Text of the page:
Hyundai Aura 

Maruti Suzuki Dzire

Honda Amaze

Ford Aspire

VW Ameo

Boot Space (litres)






Technology & Features

Hyundai’s spoiling the compact sedan buyer silly with the Aura. Practically every little feel-good feature you’d want from a car that costs as much is included, and then some. You’d appreciate that you don’t really have to stretch all the way to the top-spec to get a well-specced variant. If you’re on a budget, the one above the base S variant ticks off all the essentials including power windows, a 2DIN music system, rear AC vents and electric adjust for the mirrors.

The fully-loaded SX (O) variant brings with it some serious firepower. It shares the 8-inch touchscreen with the Nios, and gets the usual connectivity options too. Smooth to use, easy to understand — Hyundai has nailed the basics down here. You can control it using the buttons on the steering wheel, or Hyundai’s ‘iBlue’ Bluetooth-based remote control app. 

Other goodies include a wireless charger, automatic climate control, a reverse parking camera and keyless entry and go. You also get a detailed 5.3-inch MID in the instrument cluster that displays a host of information, including door status, distance-to-empty and average speed over the usual readouts. 

You’d argue that’s exactly what you get with the Nios; you’d be right. The only addition to the Aura is cruise control. And to keep the accountants at Hyundai happy, it’s available only in the top-spec petrol-manual variant. Also, in typical Hyundai fashion, you can’t have the Aura AMT or Turbo in the absolute top-spec SX (O) variant. You get an SX+ variant instead, but the only real miss there is a leather-wrapped steering wheel. So, as long as you don’t care about the name of the variant you own, you’d be fine. 

Hyundai should’ve built on the Nios’ strong feature list for the Aura. And we don’t mean throwing in a sunroof or ventilated seats. But basics, including adjustable headrests, backlit switches for the power windows, a front armrest and auto-dimming rearview mirrors should’ve been included. Goodies such as automatic headlamps and rain-sensing wipers would’ve strengthened the Aura’s case compared to its own sibling. Because right now, you only need to decide if you want the boot or not. 


Hyundai is offering three engines with the Aura compact sedan: a 1.2-litre petrol, a 1.2-litre diesel and a 1.0-litre turbocharged petrol motor. There’s a bi-fuel (petrol-CNG) variant available as well. Both the 1.2-litre engines can be had with a 5-speed AMT, whereas a 5-speed manual is standard across the range. Notably, there’s no turbo-automatic or CNG-automatic combination on offer here.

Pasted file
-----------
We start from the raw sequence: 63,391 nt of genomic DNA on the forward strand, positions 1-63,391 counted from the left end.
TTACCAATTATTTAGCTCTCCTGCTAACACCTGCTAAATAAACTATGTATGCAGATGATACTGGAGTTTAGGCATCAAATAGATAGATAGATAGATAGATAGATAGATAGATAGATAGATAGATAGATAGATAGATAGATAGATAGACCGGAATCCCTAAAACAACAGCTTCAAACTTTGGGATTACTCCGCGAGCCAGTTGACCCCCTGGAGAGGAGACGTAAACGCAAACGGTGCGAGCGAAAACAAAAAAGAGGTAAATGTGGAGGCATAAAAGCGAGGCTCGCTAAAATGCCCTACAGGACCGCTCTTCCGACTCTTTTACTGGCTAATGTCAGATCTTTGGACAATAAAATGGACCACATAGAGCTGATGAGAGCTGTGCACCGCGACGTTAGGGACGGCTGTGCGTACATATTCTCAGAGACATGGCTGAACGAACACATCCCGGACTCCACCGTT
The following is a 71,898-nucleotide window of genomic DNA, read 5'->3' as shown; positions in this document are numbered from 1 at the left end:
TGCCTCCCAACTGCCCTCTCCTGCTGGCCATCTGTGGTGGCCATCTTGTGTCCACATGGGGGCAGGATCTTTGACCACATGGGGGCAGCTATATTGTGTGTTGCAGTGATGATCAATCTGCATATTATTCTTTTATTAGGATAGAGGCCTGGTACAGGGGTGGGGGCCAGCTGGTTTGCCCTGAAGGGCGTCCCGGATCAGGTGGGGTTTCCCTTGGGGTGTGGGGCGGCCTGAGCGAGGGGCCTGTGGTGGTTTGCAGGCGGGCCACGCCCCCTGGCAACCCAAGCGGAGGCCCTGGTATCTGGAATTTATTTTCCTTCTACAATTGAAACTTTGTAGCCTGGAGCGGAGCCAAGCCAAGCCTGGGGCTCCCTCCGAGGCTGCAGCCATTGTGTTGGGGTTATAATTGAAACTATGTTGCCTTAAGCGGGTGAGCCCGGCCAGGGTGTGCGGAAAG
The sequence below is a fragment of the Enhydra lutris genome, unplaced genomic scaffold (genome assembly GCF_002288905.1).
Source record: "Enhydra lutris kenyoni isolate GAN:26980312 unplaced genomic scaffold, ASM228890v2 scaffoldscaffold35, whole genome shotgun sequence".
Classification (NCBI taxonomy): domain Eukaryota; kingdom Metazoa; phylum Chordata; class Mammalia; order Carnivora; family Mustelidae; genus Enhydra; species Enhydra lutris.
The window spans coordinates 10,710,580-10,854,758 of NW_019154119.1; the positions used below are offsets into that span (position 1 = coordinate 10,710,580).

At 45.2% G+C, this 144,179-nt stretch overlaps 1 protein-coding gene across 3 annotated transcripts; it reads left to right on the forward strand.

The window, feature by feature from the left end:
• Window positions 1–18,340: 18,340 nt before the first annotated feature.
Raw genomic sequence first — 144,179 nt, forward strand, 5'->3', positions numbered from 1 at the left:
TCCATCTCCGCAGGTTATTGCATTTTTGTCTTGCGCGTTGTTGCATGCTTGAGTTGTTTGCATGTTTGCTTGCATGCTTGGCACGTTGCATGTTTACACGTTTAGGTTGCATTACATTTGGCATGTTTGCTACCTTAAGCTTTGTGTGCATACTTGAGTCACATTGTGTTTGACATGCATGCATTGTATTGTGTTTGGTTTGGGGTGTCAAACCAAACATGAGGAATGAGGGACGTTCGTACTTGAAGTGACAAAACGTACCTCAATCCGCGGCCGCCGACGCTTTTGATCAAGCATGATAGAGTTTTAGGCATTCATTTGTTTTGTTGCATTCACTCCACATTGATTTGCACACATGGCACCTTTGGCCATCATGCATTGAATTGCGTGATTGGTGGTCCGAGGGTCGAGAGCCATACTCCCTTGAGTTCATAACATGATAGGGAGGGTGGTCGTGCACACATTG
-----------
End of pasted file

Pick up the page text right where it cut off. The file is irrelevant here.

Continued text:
1.2-litre Petrol

This familiar engine has been soldiering on for a reason. There’s practically nothing wrong with it. Even under the small hood of the Aura, the 1.2-litre petrol engine makes a big first impression with its refinement. You’d be scratching your head figuring out if the motor is actually running — it’s that silent. 

It is a laidback engine. That’s to say it feels ample for city commutes, and even sedate trips on the highway. The light clutch and positive gear throw mean you can drive this for hours before wanting a break. This is good news for anyone looking at taking the Aura to the office and back every day. You can stay in second (or sometimes third) for a speed breaker and pull clean in the same gear immediately after. But, bear in mind progress isn’t exactly quick. The engine doesn’t knock or lug very easily: just takes its own sweet time to get going. Even on the highway, ambling about calmly at 80-100kmph will see the Aura in its element. No drama, no fuss, just gets the job done. 

1.2-litre Diesel

Compared to the motor on the Xcent, this engine has taken a step back in terms of refinement. Blame this on the reworking required for the small engine to meet stringent BS6 emission norms. Vibrations can be felt on the dashboard, doorpads and even a slight buzz in the floor. You’d also notice that the retuned engine has a stronger pick-up compared to the old one. When the turbo kicks in, it’s a wee bit stronger than before. 

That’s not to say it has lost its easy to drive nature. We think it’s among the most versatile small diesel engines you could buy. It doesn’t tire you out by asking for frequent gear changes inside the city. And on the highway, it’s at considerably more ease compared to the petrol. If you see yourself shuttling between cities often for a meeting or to meet family over the weekend, consider the diesel. 

Driving the AMTs

Both the 1.2-litre engines are available with a 5-speed AMT. And, as far as AMTs go - it’s among the best you’d experience. The shifts are smooth, with next to no head nod. Of course, the caveat here is that you’d have to be gentle on the throttle. If you aren’t, you’d notice a lag between shifts when the gearbox holds the gear right up to the redline. 

There’s a manual mode too that you can call upon by pulling the gear lever towards yourself. Shifts aren’t any quicker in this mode, it simply offers a greater degree of control. 

1.0-litre Turbo Petrol